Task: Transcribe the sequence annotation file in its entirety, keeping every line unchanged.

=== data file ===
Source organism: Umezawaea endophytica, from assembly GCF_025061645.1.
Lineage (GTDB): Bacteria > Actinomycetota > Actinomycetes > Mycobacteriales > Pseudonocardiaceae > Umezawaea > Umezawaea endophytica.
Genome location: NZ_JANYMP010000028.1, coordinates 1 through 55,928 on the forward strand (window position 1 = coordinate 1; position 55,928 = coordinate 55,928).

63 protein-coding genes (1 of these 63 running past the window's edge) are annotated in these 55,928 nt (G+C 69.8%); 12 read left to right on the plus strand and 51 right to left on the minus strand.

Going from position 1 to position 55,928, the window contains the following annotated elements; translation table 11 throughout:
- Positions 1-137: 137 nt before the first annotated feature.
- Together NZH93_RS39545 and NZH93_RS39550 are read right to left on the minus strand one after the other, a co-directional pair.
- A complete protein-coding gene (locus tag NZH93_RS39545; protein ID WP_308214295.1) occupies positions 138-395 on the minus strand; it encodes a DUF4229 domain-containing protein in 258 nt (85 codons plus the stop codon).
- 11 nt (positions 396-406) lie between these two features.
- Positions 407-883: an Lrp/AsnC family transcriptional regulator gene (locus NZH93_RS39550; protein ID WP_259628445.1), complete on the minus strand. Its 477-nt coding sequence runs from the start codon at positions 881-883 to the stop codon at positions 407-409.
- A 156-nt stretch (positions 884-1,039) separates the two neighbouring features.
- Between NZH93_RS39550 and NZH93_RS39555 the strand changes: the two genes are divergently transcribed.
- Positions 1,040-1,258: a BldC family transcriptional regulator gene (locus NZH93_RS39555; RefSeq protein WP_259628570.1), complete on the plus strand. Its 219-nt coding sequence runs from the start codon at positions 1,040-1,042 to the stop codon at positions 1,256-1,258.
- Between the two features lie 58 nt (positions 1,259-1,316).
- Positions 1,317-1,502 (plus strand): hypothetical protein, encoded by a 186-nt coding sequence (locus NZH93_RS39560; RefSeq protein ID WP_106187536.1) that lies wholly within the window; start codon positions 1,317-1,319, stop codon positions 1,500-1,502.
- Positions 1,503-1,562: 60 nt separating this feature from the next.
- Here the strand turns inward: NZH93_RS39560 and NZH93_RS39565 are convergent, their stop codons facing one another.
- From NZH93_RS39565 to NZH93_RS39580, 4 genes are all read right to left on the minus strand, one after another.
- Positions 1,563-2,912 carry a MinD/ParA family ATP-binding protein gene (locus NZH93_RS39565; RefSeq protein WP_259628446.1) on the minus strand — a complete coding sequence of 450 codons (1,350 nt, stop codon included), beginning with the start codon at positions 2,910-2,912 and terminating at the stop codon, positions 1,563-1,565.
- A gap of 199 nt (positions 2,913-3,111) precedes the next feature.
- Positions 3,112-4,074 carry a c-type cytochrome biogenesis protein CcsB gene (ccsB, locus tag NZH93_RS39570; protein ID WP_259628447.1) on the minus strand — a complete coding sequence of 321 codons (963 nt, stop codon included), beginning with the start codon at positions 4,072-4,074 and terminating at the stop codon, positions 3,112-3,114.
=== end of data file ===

Source organism: Umezawaea endophytica, from assembly GCF_025061645.1.
Lineage (GTDB): Bacteria > Actinomycetota > Actinomycetes > Mycobacteriales > Pseudonocardiaceae > Umezawaea > Umezawaea endophytica.
Genome location: NZ_JANYMP010000028.1, coordinates 1 through 55,928 on the forward strand (window position 1 = coordinate 1; position 55,928 = coordinate 55,928).

63 protein-coding genes (1 of these 63 running past the window's edge) are annotated in these 55,928 nt (G+C 69.8%); 12 read left to right on the plus strand and 51 right to left on the minus strand.

Going from position 1 to position 55,928, the window contains the following annotated elements; translation table 11 throughout:
- Positions 1-137: 137 nt before the first annotated feature.
- Together NZH93_RS39545 and NZH93_RS39550 are read right to left on the minus strand one after the other, a co-directional pair.
- A complete protein-coding gene (locus tag NZH93_RS39545; protein ID WP_308214295.1) occupies positions 138-395 on the minus strand; it encodes a DUF4229 domain-containing protein in 258 nt (85 codons plus the stop codon).
- 11 nt (positions 396-406) lie between these two features.
- Positions 407-883: an Lrp/AsnC family transcriptional regulator gene (locus NZH93_RS39550; protein ID WP_259628445.1), complete on the minus strand. Its 477-nt coding sequence runs from the start codon at positions 881-883 to the stop codon at positions 407-409.
- A 156-nt stretch (positions 884-1,039) separates the two neighbouring features.
- Between NZH93_RS39550 and NZH93_RS39555 the strand changes: the two genes are divergently transcribed.
- Positions 1,040-1,258: a BldC family transcriptional regulator gene (locus NZH93_RS39555; RefSeq protein WP_259628570.1), complete on the plus strand. Its 219-nt coding sequence runs from the start codon at positions 1,040-1,042 to the stop codon at positions 1,256-1,258.
- Between the two features lie 58 nt (positions 1,259-1,316).
- Positions 1,317-1,502 (plus strand): hypothetical protein, encoded by a 186-nt coding sequence (locus NZH93_RS39560; RefSeq protein ID WP_106187536.1) that lies wholly within the window; start codon positions 1,317-1,319, stop codon positions 1,500-1,502.
- Positions 1,503-1,562: 60 nt separating this feature from the next.
- Here the strand turns inward: NZH93_RS39560 and NZH93_RS39565 are convergent, their stop codons facing one another.
- From NZH93_RS39565 to NZH93_RS39580, 4 genes are all read right to left on the minus strand, one after another.
- Positions 1,563-2,912 carry a MinD/ParA family ATP-binding protein gene (locus NZH93_RS39565; RefSeq protein WP_259628446.1) on the minus strand — a complete coding sequence of 450 codons (1,350 nt, stop codon included), beginning with the start codon at positions 2,910-2,912 and terminating at the stop codon, positions 1,563-1,565.
- A gap of 199 nt (positions 2,913-3,111) precedes the next feature.
- Positions 3,112-4,074 carry a c-type cytochrome biogenesis protein CcsB gene (ccsB, locus tag NZH93_RS39570; protein ID WP_259628447.1) on the minus strand — a complete coding sequence of 321 codons (963 nt, stop codon included), beginning with the start codon at positions 4,072-4,074 and terminating at the stop codon, positions 3,112-3,114.